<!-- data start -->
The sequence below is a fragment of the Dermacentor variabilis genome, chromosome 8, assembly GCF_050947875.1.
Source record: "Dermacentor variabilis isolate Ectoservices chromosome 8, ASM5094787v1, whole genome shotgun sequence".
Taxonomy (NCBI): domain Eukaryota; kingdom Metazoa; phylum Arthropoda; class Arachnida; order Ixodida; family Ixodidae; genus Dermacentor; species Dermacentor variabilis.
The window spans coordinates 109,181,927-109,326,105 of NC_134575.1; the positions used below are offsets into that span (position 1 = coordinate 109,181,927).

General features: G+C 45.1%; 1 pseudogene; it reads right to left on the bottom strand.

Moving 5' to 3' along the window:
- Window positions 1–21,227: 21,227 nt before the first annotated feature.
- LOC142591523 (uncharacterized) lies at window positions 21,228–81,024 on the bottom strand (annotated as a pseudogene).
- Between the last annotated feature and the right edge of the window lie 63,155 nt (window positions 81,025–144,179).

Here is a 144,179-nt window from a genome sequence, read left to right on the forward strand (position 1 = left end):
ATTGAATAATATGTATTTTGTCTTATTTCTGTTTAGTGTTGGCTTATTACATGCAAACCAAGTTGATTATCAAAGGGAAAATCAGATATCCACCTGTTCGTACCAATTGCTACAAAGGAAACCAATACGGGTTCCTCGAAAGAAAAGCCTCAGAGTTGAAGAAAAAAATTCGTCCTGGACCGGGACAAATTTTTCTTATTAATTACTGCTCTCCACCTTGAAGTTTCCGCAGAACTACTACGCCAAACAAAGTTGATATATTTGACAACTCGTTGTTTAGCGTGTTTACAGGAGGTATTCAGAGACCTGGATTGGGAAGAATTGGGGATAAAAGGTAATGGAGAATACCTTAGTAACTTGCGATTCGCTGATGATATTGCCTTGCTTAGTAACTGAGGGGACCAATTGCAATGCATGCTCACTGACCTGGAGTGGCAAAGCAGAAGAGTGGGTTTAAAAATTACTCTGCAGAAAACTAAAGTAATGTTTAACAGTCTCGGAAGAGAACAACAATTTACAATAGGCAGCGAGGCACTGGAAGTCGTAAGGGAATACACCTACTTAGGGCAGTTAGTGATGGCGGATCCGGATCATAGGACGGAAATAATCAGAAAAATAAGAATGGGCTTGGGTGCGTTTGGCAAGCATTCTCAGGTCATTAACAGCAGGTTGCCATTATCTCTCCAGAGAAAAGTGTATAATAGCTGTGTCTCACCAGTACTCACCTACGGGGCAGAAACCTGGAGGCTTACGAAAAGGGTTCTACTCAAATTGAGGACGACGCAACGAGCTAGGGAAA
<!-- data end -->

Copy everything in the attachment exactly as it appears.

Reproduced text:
The sequence below is a fragment of the Dermacentor variabilis genome, chromosome 8, assembly GCF_050947875.1.
Source record: "Dermacentor variabilis isolate Ectoservices chromosome 8, ASM5094787v1, whole genome shotgun sequence".
Taxonomy (NCBI): domain Eukaryota; kingdom Metazoa; phylum Arthropoda; class Arachnida; order Ixodida; family Ixodidae; genus Dermacentor; species Dermacentor variabilis.
The window spans coordinates 109,181,927-109,326,105 of NC_134575.1; the positions used below are offsets into that span (position 1 = coordinate 109,181,927).

General features: G+C 45.1%; 1 pseudogene; it reads right to left on the bottom strand.

Moving 5' to 3' along the window:
- Window positions 1–21,227: 21,227 nt before the first annotated feature.
- LOC142591523 (uncharacterized) lies at window positions 21,228–81,024 on the bottom strand (annotated as a pseudogene).
- Between the last annotated feature and the right edge of the window lie 63,155 nt (window positions 81,025–144,179).

Here is a 144,179-nt window from a genome sequence, read left to right on the forward strand (position 1 = left end):
ATTGAATAATATGTATTTTGTCTTATTTCTGTTTAGTGTTGGCTTATTACATGCAAACCAAGTTGATTATCAAAGGGAAAATCAGATATCCACCTGTTCGTACCAATTGCTACAAAGGAAACCAATACGGGTTCCTCGAAAGAAAAGCCTCAGAGTTGAAGAAAAAAATTCGTCCTGGACCGGGACAAATTTTTCTTATTAATTACTGCTCTCCACCTTGAAGTTTCCGCAGAACTACTACGCCAAACAAAGTTGATATATTTGACAACTCGTTGTTTAGCGTGTTTACAGGAGGTATTCAGAGACCTGGATTGGGAAGAATTGGGGATAAAAGGTAATGGAGAATACCTTAGTAACTTGCGATTCGCTGATGATATTGCCTTGCTTAGTAACTGAGGGGACCAATTGCAATGCATGCTCACTGACCTGGAGTGGCAAAGCAGAAGAGTGGGTTTAAAAATTACTCTGCAGAAAACTAAAGTAATGTTTAACAGTCTCGGAAGAGAACAACAATTTACAATAGGCAGCGAGGCACTGGAAGTCGTAAGGGAATACACCTACTTAGGGCAGTTAGTGATGGCGGATCCGGATCATAGGACGGAAATAATCAGAAAAATAAGAATGGGCTTGGGTGCGTTTGGCAAGCATTCTCAGGTCATTAACAGCAGGTTGCCATTATCTCTCCAGAGAAAAGTGTATAATAGCTGTGTCTCACCAGTACTCACCTACGGGGCAGAAACCTGGAGGCTTACGAAAAGGGTTCTACTCAAATTGAGGACGACGCAACGAGCTAGGGAAA